Lawsuit Seeks Medical Testing and Damages Following Explosive Ohio Train Derailment

The evacuation order in East Palestine, Ohio, has been lifted, but many residents remain wary. (Kevin Csernik via CNN) Photo Source: The evacuation order in East Palestine, Ohio, has been lifted, but many residents remain wary. (Kevin Csernik via CNN)

A train derailment that happened in Palestine, Ohio, on February 3rd has led to a class action lawsuit filed by local residents who demand answers after the 150-car train derailed, caught on fire, and leaked hazardous chemicals including vinyl chloride into the air and environment.

Officials have still been unable to determine what caused the fiery derailment which resulted in a series of explosions in the days after. However, officials have been able to determine that the toxic chemicals, many of which are known carcinogens according to the Environmental Protection Agency, were responsible for the death of over 3,000 fish in nearby streams spanning up to eight miles.

Immediately after the derailment, officials warned residents to evacuate the area. After consistent testing, on February 8th, officials announced that it was safe for them to return. Despite this, many residents and business owners have been hesitant to return when so much remains unknown.

What is clear, however, is that residents are upset about how authorities have handled the derailment, as well as the lack of responsiveness by the railroad company and other associated entities. This new class action lawsuit seeks to hold these defendants responsible by demanding the rail operator pay for medical screenings for nearby residents and anyone else who may have been impacted by the train derailment.

The federal lawsuit, which is seeking class-action status, was filed by three Pennsylvania residents, two local residents, and an East Palestine business owner. The lawsuit accuses Norfolk Southern of negligence and of exposing toxic substances into the environment and is seeking unspecified damages.

One issue the class action lawsuit takes aim at is the decision by officials to intentionally set off a controlled burn as a way to prevent large-scale explosions. The controlled burn which took place three days after the crash has allegedly triggered health concerns for residents in the surrounding area, causing many to suffer persistent coughs, shortness of breath, skin irritation, and other symptoms. According to a local news report by WTAE, nearby resident Dave Anderson who lives just under five miles outside of where the derailment took place was one of many who suffered breathing concerns. Days after the derailment, he and his family began experiencing health symptoms. "Our lips and mouths started to burn, our tongues started to swell up. It was like a stinging burn, and our eyes were watering. Our eyes were burning, and we realized we couldn't stay here," Anderson shared.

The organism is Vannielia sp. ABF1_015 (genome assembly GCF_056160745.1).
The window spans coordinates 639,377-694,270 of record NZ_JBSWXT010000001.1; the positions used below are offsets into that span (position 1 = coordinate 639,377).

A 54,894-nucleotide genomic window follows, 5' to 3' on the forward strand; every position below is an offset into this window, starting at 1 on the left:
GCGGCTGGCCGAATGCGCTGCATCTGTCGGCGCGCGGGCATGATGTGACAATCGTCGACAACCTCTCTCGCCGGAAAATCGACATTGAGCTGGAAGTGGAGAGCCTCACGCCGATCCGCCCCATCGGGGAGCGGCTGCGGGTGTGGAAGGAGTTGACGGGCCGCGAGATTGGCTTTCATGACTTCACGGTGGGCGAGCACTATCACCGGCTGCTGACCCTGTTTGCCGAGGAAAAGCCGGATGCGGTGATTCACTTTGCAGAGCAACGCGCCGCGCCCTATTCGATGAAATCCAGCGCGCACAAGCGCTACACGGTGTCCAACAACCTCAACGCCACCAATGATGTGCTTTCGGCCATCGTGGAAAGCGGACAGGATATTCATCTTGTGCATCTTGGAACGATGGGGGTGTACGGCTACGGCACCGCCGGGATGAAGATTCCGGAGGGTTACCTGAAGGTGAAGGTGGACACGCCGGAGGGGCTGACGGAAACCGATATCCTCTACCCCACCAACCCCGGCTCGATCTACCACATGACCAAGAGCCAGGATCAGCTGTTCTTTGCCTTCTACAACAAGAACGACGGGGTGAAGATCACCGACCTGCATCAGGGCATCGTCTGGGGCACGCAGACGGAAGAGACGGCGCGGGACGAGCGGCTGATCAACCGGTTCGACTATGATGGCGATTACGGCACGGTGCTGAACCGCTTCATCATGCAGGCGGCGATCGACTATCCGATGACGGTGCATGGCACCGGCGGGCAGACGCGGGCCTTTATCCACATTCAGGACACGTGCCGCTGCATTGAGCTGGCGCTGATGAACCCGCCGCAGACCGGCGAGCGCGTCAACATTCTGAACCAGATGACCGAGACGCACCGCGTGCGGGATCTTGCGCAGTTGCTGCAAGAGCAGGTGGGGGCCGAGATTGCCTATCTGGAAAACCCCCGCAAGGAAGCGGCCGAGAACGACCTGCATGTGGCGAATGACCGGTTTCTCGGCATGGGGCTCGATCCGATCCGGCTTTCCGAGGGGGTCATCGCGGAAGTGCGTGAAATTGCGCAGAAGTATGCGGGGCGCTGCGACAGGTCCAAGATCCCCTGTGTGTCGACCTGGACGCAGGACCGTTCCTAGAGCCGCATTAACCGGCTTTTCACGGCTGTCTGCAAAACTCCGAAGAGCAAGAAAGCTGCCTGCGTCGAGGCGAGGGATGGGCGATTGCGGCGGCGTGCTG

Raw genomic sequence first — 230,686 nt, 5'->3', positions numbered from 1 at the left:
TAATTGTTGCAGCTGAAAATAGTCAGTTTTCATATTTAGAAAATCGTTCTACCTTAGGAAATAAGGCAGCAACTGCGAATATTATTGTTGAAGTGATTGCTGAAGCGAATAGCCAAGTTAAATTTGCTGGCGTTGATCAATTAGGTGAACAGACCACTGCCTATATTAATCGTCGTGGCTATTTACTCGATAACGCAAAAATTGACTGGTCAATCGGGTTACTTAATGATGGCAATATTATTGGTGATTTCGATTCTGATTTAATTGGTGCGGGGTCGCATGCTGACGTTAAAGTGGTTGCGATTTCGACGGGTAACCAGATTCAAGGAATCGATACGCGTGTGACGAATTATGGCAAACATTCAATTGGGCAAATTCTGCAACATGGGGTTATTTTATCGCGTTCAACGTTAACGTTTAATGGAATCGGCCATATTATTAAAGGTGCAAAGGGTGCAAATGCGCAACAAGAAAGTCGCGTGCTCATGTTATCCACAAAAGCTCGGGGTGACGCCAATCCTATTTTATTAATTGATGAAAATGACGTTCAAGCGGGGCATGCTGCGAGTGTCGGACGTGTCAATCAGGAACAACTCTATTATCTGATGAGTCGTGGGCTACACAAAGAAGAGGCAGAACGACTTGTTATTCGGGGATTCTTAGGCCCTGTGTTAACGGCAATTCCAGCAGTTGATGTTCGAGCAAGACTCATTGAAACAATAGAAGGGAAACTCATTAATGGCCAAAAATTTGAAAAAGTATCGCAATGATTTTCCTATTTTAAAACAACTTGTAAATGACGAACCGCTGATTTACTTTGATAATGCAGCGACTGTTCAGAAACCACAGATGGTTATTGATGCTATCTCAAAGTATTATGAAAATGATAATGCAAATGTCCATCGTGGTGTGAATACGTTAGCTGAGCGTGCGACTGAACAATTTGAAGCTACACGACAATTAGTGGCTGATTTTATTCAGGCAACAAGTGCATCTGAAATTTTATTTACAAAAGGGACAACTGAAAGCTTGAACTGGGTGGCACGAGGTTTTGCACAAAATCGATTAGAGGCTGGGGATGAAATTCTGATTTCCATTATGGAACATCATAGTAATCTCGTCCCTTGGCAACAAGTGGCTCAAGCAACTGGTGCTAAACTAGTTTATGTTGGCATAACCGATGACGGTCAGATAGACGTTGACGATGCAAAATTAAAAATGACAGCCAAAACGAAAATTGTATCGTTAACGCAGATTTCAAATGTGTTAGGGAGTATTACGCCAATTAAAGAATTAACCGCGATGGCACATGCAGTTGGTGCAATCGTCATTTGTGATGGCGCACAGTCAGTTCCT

The two legal firms representing the plaintiffs, Edgar Snyder & Associates and Grant & Eisenhorfer, explain that Norfolk Southern should agree to “medical monitoring the residents in the affected area” and that they should be held responsible to engage in a real-time collection of data that would reflect the health concerns locals are experiencing.

As more information into the cause and effects of the derailment continues to develop, there has been public outrage growing against Norfolk Southern and how it handled the train derailment. Federal officials including President Biden and Secretary of Transportation Pete Buttigieg have shared that they “pledged their full support to the people of Pennsylvania."

Additionally, residents have continued to voice concerns that water sources and air quality might still be compromised despite officials sharing that air quality and water testing have not reached concerning levels. Still, residents have been encouraged to continue using bottled water.

Following the derailment, the NTSB led the federal investigation as it worked alongside the EPA and other local entities to determine the next steps forward. While the NTSB is still working to determine whether Norfolk Southern was in violation of any compliance or regulatory laws, the EPA has shared that the train operator may be held liable for reimbursing the agency for costs incurred.

While this proposed class action lawsuit is the first complaint to transpire, it is likely that additional lawsuits may follow in the coming weeks and months. As residents throughout the community of Palestine continue to assess how they will move forward, local leaders have pledged to work with residents and businesses to address their concerns and ensure that the area is safe.

Nadia El-Yaouti
Nadia El-Yaouti
Nadia El-Yaouti is a postgraduate at James Madison University where she studied English and Education. She lives in Central Virginia with her husband and two little girls. Although she considers herself a workaholic, when she’s not juggling work, you can be sure to find her traveling the world with her little family.
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